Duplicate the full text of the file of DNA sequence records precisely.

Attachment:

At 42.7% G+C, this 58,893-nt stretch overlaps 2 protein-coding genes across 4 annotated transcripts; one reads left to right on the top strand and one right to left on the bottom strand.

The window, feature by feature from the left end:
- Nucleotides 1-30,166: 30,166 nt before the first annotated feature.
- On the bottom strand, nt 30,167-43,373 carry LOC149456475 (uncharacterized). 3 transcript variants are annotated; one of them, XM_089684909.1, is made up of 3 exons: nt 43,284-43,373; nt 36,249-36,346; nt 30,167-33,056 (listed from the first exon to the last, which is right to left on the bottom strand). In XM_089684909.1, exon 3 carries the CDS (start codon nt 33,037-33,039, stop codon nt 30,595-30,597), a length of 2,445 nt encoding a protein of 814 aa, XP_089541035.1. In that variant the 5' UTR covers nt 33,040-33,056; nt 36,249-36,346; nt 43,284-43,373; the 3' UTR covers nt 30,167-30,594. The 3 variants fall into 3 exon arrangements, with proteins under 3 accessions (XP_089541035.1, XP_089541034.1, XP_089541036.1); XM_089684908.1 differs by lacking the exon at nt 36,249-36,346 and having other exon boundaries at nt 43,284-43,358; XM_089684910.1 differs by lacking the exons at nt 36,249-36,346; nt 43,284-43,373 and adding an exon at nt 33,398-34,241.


At 42.7% G+C, this 58,893-nt stretch overlaps 2 protein-coding genes across 4 annotated transcripts; one reads left to right on the top strand and one right to left on the bottom strand.

The window, feature by feature from the left end:
- Nucleotides 1-30,166: 30,166 nt before the first annotated feature.
- On the bottom strand, nt 30,167-43,373 carry LOC149456475 (uncharacterized). 3 transcript variants are annotated; one of them, XM_089684909.1, is made up of 3 exons: nt 43,284-43,373; nt 36,249-36,346; nt 30,167-33,056 (listed from the first exon to the last, which is right to left on the bottom strand). In XM_089684909.1, exon 3 carries the CDS (start codon nt 33,037-33,039, stop codon nt 30,595-30,597), a length of 2,445 nt encoding a protein of 814 aa, XP_089541035.1. In that variant the 5' UTR covers nt 33,040-33,056; nt 36,249-36,346; nt 43,284-43,373; the 3' UTR covers nt 30,167-30,594. The 3 variants fall into 3 exon arrangements, with proteins under 3 accessions (XP_089541035.1, XP_089541034.1, XP_089541036.1); XM_089684908.1 differs by lacking the exon at nt 36,249-36,346 and having other exon boundaries at nt 43,284-43,358; XM_089684910.1 differs by lacking the exons at nt 36,249-36,346; nt 43,284-43,373 and adding an exon at nt 33,398-34,241.